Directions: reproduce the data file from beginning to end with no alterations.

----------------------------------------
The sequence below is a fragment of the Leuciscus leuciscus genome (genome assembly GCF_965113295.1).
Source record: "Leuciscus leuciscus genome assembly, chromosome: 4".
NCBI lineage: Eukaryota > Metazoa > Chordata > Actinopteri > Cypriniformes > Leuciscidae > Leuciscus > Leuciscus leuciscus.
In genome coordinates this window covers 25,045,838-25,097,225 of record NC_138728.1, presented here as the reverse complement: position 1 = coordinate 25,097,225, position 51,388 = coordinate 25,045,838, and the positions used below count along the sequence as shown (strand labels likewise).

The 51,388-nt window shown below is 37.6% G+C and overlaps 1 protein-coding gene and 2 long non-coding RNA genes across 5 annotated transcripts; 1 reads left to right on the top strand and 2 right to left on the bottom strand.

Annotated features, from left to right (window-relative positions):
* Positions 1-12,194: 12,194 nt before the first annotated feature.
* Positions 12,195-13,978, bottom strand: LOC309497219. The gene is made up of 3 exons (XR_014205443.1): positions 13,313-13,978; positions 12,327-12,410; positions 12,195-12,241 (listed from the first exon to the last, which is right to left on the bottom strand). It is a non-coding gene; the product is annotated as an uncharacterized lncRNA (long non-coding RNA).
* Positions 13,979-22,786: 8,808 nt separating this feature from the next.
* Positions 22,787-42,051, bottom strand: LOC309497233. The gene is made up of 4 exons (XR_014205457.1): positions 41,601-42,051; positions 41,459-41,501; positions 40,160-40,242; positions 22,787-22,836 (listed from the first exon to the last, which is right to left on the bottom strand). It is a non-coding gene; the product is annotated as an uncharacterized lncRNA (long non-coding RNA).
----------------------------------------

The sequence below is a fragment of the Leuciscus leuciscus genome (genome assembly GCF_965113295.1).
Source record: "Leuciscus leuciscus genome assembly, chromosome: 4".
NCBI lineage: Eukaryota > Metazoa > Chordata > Actinopteri > Cypriniformes > Leuciscidae > Leuciscus > Leuciscus leuciscus.
In genome coordinates this window covers 25,045,838-25,097,225 of record NC_138728.1, presented here as the reverse complement: position 1 = coordinate 25,097,225, position 51,388 = coordinate 25,045,838, and the positions used below count along the sequence as shown (strand labels likewise).

The 51,388-nt window shown below is 37.6% G+C and overlaps 1 protein-coding gene and 2 long non-coding RNA genes across 5 annotated transcripts; 1 reads left to right on the top strand and 2 right to left on the bottom strand.

Annotated features, from left to right (window-relative positions):
* Positions 1-12,194: 12,194 nt before the first annotated feature.
* Positions 12,195-13,978, bottom strand: LOC309497219. The gene is made up of 3 exons (XR_014205443.1): positions 13,313-13,978; positions 12,327-12,410; positions 12,195-12,241 (listed from the first exon to the last, which is right to left on the bottom strand). It is a non-coding gene; the product is annotated as an uncharacterized lncRNA (long non-coding RNA).
* Positions 13,979-22,786: 8,808 nt separating this feature from the next.
* Positions 22,787-42,051, bottom strand: LOC309497233. The gene is made up of 4 exons (XR_014205457.1): positions 41,601-42,051; positions 41,459-41,501; positions 40,160-40,242; positions 22,787-22,836 (listed from the first exon to the last, which is right to left on the bottom strand). It is a non-coding gene; the product is annotated as an uncharacterized lncRNA (long non-coding RNA).